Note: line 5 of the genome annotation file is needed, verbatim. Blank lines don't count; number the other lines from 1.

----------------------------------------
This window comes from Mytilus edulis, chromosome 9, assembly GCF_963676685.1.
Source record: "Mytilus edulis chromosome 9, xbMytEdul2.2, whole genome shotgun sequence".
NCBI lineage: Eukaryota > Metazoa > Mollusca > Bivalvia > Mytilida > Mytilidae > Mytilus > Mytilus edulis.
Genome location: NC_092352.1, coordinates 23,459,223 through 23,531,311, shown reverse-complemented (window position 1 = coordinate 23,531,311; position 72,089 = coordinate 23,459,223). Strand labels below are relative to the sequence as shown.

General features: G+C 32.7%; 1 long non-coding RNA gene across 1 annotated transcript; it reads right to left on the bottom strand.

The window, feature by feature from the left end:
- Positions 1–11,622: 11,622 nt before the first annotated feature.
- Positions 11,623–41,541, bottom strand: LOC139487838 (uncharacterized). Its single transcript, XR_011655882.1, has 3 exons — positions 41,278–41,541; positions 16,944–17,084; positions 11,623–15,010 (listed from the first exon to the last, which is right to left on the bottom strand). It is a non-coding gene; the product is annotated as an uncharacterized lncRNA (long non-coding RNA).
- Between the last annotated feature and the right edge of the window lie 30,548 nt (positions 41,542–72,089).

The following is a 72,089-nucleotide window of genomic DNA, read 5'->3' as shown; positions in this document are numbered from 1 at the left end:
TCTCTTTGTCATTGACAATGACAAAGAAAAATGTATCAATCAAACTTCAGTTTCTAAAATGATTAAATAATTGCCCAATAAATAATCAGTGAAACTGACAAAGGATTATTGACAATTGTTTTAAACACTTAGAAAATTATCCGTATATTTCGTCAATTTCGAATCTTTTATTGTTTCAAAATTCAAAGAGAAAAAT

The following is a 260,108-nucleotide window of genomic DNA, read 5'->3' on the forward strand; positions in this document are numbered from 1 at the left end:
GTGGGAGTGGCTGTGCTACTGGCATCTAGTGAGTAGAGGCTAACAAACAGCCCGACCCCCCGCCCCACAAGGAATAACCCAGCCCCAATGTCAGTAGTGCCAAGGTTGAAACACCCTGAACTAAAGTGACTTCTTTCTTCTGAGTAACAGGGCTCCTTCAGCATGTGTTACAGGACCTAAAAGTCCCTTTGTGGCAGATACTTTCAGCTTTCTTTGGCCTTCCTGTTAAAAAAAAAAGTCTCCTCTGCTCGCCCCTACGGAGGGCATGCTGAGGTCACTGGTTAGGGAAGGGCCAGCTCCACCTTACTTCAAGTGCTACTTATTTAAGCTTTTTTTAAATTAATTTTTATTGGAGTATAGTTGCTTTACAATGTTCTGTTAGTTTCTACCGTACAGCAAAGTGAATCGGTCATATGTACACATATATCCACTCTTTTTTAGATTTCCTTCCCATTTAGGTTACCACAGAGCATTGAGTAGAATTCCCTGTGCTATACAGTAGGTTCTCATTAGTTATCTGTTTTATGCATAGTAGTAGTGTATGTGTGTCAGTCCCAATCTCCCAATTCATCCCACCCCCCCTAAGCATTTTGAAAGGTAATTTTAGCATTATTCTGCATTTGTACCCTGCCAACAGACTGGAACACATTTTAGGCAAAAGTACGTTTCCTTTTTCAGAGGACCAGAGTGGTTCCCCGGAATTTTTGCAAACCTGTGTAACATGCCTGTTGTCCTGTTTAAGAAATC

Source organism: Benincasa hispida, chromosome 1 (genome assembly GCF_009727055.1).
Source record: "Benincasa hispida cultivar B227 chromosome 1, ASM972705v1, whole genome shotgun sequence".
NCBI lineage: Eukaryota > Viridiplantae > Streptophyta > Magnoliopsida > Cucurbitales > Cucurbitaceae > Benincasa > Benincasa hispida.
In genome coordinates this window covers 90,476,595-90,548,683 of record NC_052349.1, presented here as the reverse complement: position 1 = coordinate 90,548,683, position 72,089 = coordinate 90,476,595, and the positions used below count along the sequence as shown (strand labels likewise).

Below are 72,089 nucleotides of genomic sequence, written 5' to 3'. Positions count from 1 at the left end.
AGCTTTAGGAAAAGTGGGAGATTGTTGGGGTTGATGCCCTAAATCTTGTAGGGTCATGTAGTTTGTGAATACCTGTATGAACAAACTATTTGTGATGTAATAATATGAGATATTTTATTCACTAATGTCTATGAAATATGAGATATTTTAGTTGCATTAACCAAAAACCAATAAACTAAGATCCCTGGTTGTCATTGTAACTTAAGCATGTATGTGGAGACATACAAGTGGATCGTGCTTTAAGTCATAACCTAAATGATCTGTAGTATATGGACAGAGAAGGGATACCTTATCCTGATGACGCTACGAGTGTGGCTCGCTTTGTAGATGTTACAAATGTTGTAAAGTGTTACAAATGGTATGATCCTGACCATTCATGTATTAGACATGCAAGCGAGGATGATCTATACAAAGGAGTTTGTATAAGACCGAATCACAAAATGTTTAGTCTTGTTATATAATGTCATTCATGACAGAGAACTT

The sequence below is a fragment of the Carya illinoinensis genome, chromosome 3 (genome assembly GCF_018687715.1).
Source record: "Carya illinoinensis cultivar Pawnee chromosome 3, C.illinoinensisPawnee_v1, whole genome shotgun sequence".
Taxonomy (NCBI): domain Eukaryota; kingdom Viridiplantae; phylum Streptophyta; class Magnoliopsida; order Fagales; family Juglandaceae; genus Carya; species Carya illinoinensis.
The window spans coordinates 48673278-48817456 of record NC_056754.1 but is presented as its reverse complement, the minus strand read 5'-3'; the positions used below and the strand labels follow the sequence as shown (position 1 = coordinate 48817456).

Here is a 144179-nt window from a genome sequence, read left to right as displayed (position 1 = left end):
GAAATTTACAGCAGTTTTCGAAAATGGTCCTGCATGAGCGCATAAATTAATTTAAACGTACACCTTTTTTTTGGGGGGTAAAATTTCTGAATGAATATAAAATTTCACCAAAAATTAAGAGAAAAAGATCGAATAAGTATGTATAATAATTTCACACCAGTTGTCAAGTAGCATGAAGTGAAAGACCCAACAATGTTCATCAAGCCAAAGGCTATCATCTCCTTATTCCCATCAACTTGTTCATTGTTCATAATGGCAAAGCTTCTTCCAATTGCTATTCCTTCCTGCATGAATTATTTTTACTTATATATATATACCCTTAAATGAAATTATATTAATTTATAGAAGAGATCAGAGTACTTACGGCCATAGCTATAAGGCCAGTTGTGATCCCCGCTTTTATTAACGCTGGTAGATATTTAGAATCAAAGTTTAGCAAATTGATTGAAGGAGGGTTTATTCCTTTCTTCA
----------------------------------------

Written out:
General features: G+C 32.7%; 1 long non-coding RNA gene across 1 annotated transcript; it reads right to left on the bottom strand.